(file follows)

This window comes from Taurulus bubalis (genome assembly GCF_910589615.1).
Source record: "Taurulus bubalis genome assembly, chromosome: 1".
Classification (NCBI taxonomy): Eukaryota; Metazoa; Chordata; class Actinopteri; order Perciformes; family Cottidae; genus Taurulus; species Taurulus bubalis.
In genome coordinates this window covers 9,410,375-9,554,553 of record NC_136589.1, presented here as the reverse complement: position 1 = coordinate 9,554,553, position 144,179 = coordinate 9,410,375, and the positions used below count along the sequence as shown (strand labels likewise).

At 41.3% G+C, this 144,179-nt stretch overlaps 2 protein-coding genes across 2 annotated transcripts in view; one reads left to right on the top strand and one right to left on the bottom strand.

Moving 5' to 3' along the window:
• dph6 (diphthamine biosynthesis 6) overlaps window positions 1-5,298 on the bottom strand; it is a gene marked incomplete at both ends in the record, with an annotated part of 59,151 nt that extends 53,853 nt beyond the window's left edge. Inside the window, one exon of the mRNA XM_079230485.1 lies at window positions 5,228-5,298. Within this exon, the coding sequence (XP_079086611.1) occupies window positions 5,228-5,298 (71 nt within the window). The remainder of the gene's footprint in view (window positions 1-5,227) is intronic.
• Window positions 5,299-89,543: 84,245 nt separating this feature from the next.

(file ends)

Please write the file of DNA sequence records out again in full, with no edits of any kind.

This window comes from Taurulus bubalis (genome assembly GCF_910589615.1).
Source record: "Taurulus bubalis genome assembly, chromosome: 1".
Classification (NCBI taxonomy): Eukaryota; Metazoa; Chordata; class Actinopteri; order Perciformes; family Cottidae; genus Taurulus; species Taurulus bubalis.
In genome coordinates this window covers 9,410,375-9,554,553 of record NC_136589.1, presented here as the reverse complement: position 1 = coordinate 9,554,553, position 144,179 = coordinate 9,410,375, and the positions used below count along the sequence as shown (strand labels likewise).

At 41.3% G+C, this 144,179-nt stretch overlaps 2 protein-coding genes across 2 annotated transcripts in view; one reads left to right on the top strand and one right to left on the bottom strand.

Moving 5' to 3' along the window:
• dph6 (diphthamine biosynthesis 6) overlaps window positions 1-5,298 on the bottom strand; it is a gene marked incomplete at both ends in the record, with an annotated part of 59,151 nt that extends 53,853 nt beyond the window's left edge. Inside the window, one exon of the mRNA XM_079230485.1 lies at window positions 5,228-5,298. Within this exon, the coding sequence (XP_079086611.1) occupies window positions 5,228-5,298 (71 nt within the window). The remainder of the gene's footprint in view (window positions 1-5,227) is intronic.
• Window positions 5,299-89,543: 84,245 nt separating this feature from the next.